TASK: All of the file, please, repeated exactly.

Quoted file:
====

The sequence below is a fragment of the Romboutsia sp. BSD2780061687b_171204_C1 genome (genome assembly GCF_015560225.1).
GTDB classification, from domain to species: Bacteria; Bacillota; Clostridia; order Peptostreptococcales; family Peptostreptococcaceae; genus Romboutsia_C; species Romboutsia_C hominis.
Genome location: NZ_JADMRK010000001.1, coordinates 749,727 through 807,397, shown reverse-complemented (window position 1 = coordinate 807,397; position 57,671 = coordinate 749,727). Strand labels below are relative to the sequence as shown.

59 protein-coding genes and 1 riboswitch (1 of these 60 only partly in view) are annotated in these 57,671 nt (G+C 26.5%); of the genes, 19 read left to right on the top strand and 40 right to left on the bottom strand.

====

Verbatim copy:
The sequence below is a fragment of the Romboutsia sp. BSD2780061687b_171204_C1 genome (genome assembly GCF_015560225.1).
GTDB classification, from domain to species: Bacteria; Bacillota; Clostridia; order Peptostreptococcales; family Peptostreptococcaceae; genus Romboutsia_C; species Romboutsia_C hominis.
Genome location: NZ_JADMRK010000001.1, coordinates 749,727 through 807,397, shown reverse-complemented (window position 1 = coordinate 807,397; position 57,671 = coordinate 749,727). Strand labels below are relative to the sequence as shown.

59 protein-coding genes and 1 riboswitch (1 of these 60 only partly in view) are annotated in these 57,671 nt (G+C 26.5%); of the genes, 19 read left to right on the top strand and 40 right to left on the bottom strand.